Friday, July 16, 2010

Audit Approach

The Audit Approach is a risk analysis methodology that focuses on the combined impact of the environment in which a client operates, the client's management information and financial results, and the effectiveness of the client's internal controls. It is based on a thorough, up-to-date understanding of the client's business and industry, which is obtained through a comprehensive analysis of the external and internal operating environments. It enables us to design an audit programme that includes the most effective and efficient combination of test responsive to a client's unique circumstances. In addition, it provides a uniform method for developing and documenting the basis for the audit programme.

The Audit Approach enables us to plan our effort to be proportionate to the risk of material error in specific accounts and transactions. This provides the basis for planning the minimum effort necessary to limit audit risk in each area to a low level. As a result, every audit procedure has a specific purpose that is related to the company's particular situation – nothing is "routine" and hence potentially unnecessary. By following this approach we can avoid overauditing and underauditing, and we can distribute our audit work more evenly throughout the year.


Professional standards require us to consider materiality and audit risk when planning the nature, timing and extent of our audit procedures, and when evaluating the results of those procedures. Materiality is determined at two levels during the initial planning stage :

  1. An overall level as relates to the accounts taken as a whole – planning materiality; and
  2. An individual balance or class of transactions level – tolerable error.

Audit risk is defined as the risk that an auditor may unknowingly fail to modify his or her opinion on accounts that are materially misstated. We address materiality and audit risk at an overall level to help us develop an audit strategy that will provide sufficient evidence to enable us to evaluate whether the accounts are materially misstated.

At the account balance or class of transactions level, audit risk is the product of the risks that :

  1. Factors in a company's internal or external operating environment, before considering the functioning of internal controls, will lead to a material error – inherent risk;
  2. A material error will not prevented or detected on a timely basis by the system of internal control – control risk; and
  3. The auditor's procedures will fail to detect a material error not detected by the system of internal control – detection risk.

The Audit Approach provides a methodology for relating these risk concepts to materiality and correlating them to the nature, timing, and extent of our audit procedures. This is accomplished through the Specific Risk Analysis and the Preliminary Audit Approach.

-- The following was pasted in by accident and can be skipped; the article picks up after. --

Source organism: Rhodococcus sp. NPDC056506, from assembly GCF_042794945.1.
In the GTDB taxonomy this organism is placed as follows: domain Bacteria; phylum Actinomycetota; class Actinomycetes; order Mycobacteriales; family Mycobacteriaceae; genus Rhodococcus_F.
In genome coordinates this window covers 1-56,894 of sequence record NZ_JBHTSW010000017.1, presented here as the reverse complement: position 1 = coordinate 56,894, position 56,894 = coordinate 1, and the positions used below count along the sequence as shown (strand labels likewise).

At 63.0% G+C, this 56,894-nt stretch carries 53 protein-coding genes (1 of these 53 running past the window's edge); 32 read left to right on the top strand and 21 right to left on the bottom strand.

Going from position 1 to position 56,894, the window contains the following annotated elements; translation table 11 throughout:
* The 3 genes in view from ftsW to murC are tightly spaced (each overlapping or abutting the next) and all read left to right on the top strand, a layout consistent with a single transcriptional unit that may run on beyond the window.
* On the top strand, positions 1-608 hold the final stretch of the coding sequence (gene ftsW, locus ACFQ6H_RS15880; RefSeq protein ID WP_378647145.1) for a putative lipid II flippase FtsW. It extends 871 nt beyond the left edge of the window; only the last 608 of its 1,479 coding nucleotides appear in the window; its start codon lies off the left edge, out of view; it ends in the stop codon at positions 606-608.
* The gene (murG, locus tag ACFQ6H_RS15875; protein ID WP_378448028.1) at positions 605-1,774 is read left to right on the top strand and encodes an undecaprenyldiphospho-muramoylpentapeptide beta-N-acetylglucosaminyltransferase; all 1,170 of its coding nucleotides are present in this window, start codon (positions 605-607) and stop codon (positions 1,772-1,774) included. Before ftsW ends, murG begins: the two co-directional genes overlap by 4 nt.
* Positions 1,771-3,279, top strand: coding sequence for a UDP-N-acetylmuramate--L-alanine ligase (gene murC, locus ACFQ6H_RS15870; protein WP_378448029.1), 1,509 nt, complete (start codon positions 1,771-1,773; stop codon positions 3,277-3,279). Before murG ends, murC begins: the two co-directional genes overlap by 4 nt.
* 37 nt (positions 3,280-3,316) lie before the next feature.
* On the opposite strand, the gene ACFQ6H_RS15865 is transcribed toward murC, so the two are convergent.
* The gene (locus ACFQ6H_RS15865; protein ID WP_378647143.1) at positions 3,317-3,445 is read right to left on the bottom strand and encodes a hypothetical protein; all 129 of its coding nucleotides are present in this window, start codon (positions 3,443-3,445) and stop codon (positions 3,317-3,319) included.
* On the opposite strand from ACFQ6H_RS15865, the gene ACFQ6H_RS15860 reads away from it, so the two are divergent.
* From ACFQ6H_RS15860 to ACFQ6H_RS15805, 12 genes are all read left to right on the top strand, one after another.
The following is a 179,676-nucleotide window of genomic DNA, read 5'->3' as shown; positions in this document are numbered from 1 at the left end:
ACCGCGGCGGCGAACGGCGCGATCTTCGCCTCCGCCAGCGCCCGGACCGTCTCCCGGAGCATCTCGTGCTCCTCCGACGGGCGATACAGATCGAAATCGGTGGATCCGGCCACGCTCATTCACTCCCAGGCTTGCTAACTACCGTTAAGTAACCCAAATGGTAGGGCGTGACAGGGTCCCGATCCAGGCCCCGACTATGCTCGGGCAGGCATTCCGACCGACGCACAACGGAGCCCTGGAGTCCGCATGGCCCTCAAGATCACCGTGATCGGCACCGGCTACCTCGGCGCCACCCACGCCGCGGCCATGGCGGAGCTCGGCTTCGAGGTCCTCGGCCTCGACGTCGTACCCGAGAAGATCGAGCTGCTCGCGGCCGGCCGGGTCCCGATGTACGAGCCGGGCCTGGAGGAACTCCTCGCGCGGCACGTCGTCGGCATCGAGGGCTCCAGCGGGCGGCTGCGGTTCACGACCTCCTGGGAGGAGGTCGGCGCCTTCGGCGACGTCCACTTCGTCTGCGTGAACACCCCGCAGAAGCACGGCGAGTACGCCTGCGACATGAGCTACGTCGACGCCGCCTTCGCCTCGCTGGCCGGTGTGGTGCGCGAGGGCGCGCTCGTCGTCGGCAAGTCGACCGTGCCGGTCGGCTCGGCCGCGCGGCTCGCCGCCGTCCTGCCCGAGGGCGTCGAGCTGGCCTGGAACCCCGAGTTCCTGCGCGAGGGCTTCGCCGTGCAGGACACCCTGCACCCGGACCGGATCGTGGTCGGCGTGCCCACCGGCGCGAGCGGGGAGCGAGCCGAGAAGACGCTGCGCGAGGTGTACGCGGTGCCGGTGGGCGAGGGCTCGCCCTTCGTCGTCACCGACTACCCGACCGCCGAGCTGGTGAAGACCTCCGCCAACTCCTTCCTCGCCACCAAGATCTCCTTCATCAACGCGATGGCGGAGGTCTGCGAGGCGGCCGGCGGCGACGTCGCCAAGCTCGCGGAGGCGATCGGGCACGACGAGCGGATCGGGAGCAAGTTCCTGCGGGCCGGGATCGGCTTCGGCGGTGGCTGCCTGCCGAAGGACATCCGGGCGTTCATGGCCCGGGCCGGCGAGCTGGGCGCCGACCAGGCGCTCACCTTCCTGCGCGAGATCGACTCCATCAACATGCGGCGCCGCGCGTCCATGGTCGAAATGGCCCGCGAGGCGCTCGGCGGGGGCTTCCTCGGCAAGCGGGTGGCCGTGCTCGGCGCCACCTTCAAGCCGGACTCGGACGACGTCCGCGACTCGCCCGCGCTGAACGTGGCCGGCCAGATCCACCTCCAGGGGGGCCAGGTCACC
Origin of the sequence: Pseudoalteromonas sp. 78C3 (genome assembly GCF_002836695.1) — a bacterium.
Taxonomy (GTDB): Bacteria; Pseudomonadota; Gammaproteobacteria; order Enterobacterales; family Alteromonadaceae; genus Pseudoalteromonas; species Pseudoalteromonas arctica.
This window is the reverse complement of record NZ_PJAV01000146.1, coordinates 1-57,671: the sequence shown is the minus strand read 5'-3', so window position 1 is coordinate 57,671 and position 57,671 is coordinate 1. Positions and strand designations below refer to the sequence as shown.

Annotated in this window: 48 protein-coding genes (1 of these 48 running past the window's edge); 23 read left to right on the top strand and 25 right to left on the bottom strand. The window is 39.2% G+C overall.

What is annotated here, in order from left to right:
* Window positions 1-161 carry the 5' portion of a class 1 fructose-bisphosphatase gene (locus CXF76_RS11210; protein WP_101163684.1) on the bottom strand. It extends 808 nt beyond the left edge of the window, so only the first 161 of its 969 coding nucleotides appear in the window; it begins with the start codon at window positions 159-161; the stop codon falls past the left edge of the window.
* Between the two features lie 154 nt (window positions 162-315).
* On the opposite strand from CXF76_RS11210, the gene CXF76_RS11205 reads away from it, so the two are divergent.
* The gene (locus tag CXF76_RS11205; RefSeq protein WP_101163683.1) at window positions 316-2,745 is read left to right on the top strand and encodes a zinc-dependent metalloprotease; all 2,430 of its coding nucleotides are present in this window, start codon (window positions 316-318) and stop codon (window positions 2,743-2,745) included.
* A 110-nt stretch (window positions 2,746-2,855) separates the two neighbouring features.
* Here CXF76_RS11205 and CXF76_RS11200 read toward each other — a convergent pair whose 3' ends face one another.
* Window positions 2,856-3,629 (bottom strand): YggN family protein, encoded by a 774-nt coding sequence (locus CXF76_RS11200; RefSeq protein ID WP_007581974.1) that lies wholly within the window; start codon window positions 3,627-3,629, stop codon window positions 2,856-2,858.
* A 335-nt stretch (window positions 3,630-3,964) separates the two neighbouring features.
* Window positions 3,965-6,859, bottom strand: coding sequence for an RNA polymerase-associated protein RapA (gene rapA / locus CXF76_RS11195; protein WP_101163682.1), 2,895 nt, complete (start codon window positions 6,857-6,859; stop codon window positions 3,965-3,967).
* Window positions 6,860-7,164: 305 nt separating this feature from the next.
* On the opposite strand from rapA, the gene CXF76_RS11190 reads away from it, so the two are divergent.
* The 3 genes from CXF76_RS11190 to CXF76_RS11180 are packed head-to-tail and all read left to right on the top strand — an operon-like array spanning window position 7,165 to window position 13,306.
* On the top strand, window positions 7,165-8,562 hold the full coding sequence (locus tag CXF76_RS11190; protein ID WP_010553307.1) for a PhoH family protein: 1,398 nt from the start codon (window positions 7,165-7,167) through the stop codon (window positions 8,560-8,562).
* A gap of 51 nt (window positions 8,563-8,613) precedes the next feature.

A key element of the Audit Approach is the relationship of specific control objectives to transactions and accounts. Specific control objectives are derived from the five general control objectives that an accounting system should be expected to achieve. The first three of the five – authorization, recording, and safeguarding – relate to establishing the system of accountability and provide for the prevention of errors and irregularities. The fourth general objective – reconciliation – ties together the system of accountability established by the first three and, along with the fifth objective – valuation – provides for the detection of errors and irregularities.

We have translated these general objectives into specific control objectives that are related to the accounts and transactions of a business. Specific control objectives relate to the activities in each operating component that originate and process transactions. Each type of transaction results in either debits or credits to various accounts. Because a number of accounts and transactions are normally affected by a single specific control objective, the specific control objectives provide convenient and efficient reference points for considering the inputs to the Specific Risk Analysis.


We can divide an audit into three phases – initial planning, programme development, and programme execution. On paper, each phase – and each step within it – appears as a separate activity. However, in practice, the phases and steps are closely interrelated and should not be regarded as distinct steps that are set aside when done. Throughout any audit, we should be alert for new developments that may affect the client's business or industry. We should continue to challenge the effectiveness and efficiency of audit procedures, and modify them if necessary (Hrd).


  1. Hey Hardi,

    are u in favour of any audit tool to gather data other than the utilization of checklists to find the information from the field?

    I want to highlight non-conformities, but the nature of the work I am doing makes it difficult for me to carry out an audit with the checklist based on the vast amount of details involved. on the other hand, I am an expert in the matter I am auditing, and I am not in need of any checklist... I thought of using it just to conform to the audit ethics per say...

    please share your approach,



  2. I still did not get the difference between audit methodology and audit approach.can pl anyone guide.